getting quantitative with rain: how much is "heavy"?

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getting quantitative with rain: how much is "heavy"?

Unread postby raisins » Fri Oct 25, 2019 2:35 am

Trying to plan some sits in West Virginia, for context.

In general or in the mid-Atlantic specifically, how much rain is sufficient to begin stifling deer movement significantly? I guess I haven't previously paid close enough attention to correlate my experience to the accumulation.

For instance, google tells me that "light rain" is roughly less than 0.098 inches per hour, but I know this isn't correlated to what deer consider "light rain".

Can anyone throw out some per hour accumulation numbers that they think roughly describe conditions when deer will and will not move?

I have a day defined as rain and the forecasted accumulation never exceeds 0.03 inches per hour (from weather underground). I'm having trouble visualizing what that is going to be like in the field.

I'm running HH Impertech rain gear and a tree umbrella, so I'm not worried about comfort but want to avoid sitting in one of my better spots if deer are likely to be bedded all day. If that is the case, then I'll go to some spots that are either lower odds or that I want to scout and save my better spots.

Thanks - R

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Re: getting quantitative with rain: how much is "heavy"?

Unread postby Grizzlyadam » Fri Oct 25, 2019 5:44 am

As far as rain alone goes I personally don't think there is a certain threshold in which deer will not move. I frequently see daytime pics of mature bucks on trail cams on days where it's absolutely pouring out. Days where in the past I wouldn't even consider being in the woods much less deer being on their feet during it. I started to notice this again and again to the point where I wrote it off as a coincidence. I'm convinced that heavy rain is very much a good time to go hunting with hopes of catching a mature buck on his feet during shooting hours. The biggest thing that keeps me from doing so is if I'm bow hunting. You make anything less than a perfect shot and chances of recovery are greatly reduced.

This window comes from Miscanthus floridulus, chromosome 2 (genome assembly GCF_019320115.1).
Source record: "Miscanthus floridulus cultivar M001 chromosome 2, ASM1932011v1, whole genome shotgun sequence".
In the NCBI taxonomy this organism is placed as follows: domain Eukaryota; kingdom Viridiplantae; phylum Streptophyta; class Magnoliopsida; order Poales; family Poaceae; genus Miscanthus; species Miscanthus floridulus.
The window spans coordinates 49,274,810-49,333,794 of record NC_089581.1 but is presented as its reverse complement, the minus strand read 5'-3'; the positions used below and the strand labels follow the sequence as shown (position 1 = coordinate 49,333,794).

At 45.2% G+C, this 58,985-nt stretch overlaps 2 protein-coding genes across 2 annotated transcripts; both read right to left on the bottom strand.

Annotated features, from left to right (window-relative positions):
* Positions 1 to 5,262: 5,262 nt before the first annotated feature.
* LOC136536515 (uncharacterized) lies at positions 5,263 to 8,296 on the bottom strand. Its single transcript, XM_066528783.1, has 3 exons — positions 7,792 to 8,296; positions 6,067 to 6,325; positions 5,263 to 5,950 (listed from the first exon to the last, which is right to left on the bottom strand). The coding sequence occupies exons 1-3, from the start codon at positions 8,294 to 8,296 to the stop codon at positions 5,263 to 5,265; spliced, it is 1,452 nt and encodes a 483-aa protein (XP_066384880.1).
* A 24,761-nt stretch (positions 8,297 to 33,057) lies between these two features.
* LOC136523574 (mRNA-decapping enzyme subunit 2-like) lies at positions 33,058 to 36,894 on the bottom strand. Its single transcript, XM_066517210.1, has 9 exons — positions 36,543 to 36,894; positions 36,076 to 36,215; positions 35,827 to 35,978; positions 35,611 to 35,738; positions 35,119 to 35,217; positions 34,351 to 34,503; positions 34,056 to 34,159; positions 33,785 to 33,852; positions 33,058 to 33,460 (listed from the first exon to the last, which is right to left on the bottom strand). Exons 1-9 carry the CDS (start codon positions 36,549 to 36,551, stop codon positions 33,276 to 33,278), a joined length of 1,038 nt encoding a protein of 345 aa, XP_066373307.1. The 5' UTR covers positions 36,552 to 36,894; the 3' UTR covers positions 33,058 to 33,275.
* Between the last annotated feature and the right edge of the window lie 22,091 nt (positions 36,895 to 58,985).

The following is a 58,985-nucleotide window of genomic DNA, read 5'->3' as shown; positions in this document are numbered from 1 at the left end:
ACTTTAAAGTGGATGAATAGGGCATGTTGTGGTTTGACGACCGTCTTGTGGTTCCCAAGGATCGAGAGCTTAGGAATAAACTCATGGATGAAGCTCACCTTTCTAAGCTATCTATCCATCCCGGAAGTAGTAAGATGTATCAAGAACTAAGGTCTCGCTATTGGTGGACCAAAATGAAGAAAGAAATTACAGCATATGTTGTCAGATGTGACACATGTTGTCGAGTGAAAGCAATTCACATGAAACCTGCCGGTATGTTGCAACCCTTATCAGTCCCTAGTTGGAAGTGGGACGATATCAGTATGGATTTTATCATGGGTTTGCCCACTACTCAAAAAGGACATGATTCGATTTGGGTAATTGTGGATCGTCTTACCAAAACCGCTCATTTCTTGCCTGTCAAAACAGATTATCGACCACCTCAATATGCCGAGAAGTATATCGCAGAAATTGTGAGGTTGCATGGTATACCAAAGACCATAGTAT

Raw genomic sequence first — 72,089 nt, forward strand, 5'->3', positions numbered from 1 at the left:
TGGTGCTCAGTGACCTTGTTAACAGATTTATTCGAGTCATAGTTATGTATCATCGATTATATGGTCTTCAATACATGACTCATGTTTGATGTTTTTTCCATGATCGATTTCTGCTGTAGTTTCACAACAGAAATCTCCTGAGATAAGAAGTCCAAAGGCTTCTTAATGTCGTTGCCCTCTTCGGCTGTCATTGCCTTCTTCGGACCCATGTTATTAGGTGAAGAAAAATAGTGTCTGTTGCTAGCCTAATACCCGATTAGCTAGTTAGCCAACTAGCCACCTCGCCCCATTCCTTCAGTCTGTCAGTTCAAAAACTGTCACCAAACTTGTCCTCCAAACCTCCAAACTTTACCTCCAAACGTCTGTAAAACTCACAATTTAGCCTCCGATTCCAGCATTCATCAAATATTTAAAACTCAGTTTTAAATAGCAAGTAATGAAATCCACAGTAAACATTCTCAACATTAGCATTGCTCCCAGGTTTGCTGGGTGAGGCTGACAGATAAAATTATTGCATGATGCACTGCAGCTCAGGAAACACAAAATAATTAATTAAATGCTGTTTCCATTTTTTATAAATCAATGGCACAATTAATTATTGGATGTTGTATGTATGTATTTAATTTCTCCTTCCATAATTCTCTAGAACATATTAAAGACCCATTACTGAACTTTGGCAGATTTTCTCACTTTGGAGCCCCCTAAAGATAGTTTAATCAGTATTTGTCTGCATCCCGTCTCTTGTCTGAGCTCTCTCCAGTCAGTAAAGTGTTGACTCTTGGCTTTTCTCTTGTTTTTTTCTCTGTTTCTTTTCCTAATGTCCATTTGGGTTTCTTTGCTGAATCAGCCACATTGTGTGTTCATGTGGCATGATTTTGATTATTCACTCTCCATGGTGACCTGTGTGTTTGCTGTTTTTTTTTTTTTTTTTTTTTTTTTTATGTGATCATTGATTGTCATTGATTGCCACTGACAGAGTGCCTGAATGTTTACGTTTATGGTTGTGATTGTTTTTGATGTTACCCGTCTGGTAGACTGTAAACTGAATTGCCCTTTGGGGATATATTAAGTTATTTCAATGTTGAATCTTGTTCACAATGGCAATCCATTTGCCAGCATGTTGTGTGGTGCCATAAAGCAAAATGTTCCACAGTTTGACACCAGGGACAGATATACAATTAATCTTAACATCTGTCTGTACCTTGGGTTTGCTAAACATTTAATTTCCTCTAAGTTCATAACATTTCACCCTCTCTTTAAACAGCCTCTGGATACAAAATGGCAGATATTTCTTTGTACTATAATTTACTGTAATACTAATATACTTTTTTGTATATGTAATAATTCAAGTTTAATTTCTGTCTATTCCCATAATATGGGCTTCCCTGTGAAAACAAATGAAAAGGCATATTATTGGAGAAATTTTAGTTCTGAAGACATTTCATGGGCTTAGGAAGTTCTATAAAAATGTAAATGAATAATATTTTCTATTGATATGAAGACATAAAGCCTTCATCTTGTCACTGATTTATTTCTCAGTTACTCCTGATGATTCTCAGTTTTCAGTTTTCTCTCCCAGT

I see the same thing during heavy winds. I'm surprised how much movement I see on very windy days. I started hunting on days like that and I have seen great mature buck movement on those days, and have had success on those days. However if you add the two together and have a very windy day with heavy winds I believe that will indeed keep them bedded until one or the other subsides a bit. That makes more for a good day to go check trail cams.

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